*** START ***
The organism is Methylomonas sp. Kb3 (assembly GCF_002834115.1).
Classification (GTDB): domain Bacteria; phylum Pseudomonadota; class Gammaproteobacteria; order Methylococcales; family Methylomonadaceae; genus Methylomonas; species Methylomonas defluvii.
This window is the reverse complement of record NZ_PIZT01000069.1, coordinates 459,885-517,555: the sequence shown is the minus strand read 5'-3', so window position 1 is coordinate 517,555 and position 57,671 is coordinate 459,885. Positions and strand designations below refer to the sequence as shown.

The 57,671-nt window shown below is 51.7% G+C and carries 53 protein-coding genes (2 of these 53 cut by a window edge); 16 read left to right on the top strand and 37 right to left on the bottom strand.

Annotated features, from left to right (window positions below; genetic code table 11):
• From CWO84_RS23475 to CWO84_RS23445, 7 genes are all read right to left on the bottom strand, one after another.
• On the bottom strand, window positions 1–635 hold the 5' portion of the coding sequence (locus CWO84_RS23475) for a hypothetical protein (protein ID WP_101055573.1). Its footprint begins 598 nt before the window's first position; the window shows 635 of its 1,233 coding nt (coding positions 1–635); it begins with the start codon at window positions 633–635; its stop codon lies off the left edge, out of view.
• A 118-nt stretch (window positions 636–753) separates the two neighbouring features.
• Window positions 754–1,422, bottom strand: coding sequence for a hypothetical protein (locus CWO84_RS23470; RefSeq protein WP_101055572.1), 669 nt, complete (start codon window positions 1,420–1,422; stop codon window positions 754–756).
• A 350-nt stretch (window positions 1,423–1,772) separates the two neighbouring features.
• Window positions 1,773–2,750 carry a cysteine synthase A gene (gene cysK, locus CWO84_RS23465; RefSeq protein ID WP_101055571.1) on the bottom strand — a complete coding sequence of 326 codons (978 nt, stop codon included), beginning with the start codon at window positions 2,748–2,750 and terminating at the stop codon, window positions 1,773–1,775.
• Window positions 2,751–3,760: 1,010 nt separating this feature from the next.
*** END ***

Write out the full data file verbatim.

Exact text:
The organism is Methylomonas sp. Kb3 (assembly GCF_002834115.1).
Classification (GTDB): domain Bacteria; phylum Pseudomonadota; class Gammaproteobacteria; order Methylococcales; family Methylomonadaceae; genus Methylomonas; species Methylomonas defluvii.
This window is the reverse complement of record NZ_PIZT01000069.1, coordinates 459,885-517,555: the sequence shown is the minus strand read 5'-3', so window position 1 is coordinate 517,555 and position 57,671 is coordinate 459,885. Positions and strand designations below refer to the sequence as shown.

The 57,671-nt window shown below is 51.7% G+C and carries 53 protein-coding genes (2 of these 53 cut by a window edge); 16 read left to right on the top strand and 37 right to left on the bottom strand.

Annotated features, from left to right (window positions below; genetic code table 11):
• From CWO84_RS23475 to CWO84_RS23445, 7 genes are all read right to left on the bottom strand, one after another.
• On the bottom strand, window positions 1–635 hold the 5' portion of the coding sequence (locus CWO84_RS23475) for a hypothetical protein (protein ID WP_101055573.1). Its footprint begins 598 nt before the window's first position; the window shows 635 of its 1,233 coding nt (coding positions 1–635); it begins with the start codon at window positions 633–635; its stop codon lies off the left edge, out of view.
• A 118-nt stretch (window positions 636–753) separates the two neighbouring features.
• Window positions 754–1,422, bottom strand: coding sequence for a hypothetical protein (locus CWO84_RS23470; RefSeq protein WP_101055572.1), 669 nt, complete (start codon window positions 1,420–1,422; stop codon window positions 754–756).
• A 350-nt stretch (window positions 1,423–1,772) separates the two neighbouring features.
• Window positions 1,773–2,750 carry a cysteine synthase A gene (gene cysK, locus CWO84_RS23465; RefSeq protein ID WP_101055571.1) on the bottom strand — a complete coding sequence of 326 codons (978 nt, stop codon included), beginning with the start codon at window positions 2,748–2,750 and terminating at the stop codon, window positions 1,773–1,775.
• Window positions 2,751–3,760: 1,010 nt separating this feature from the next.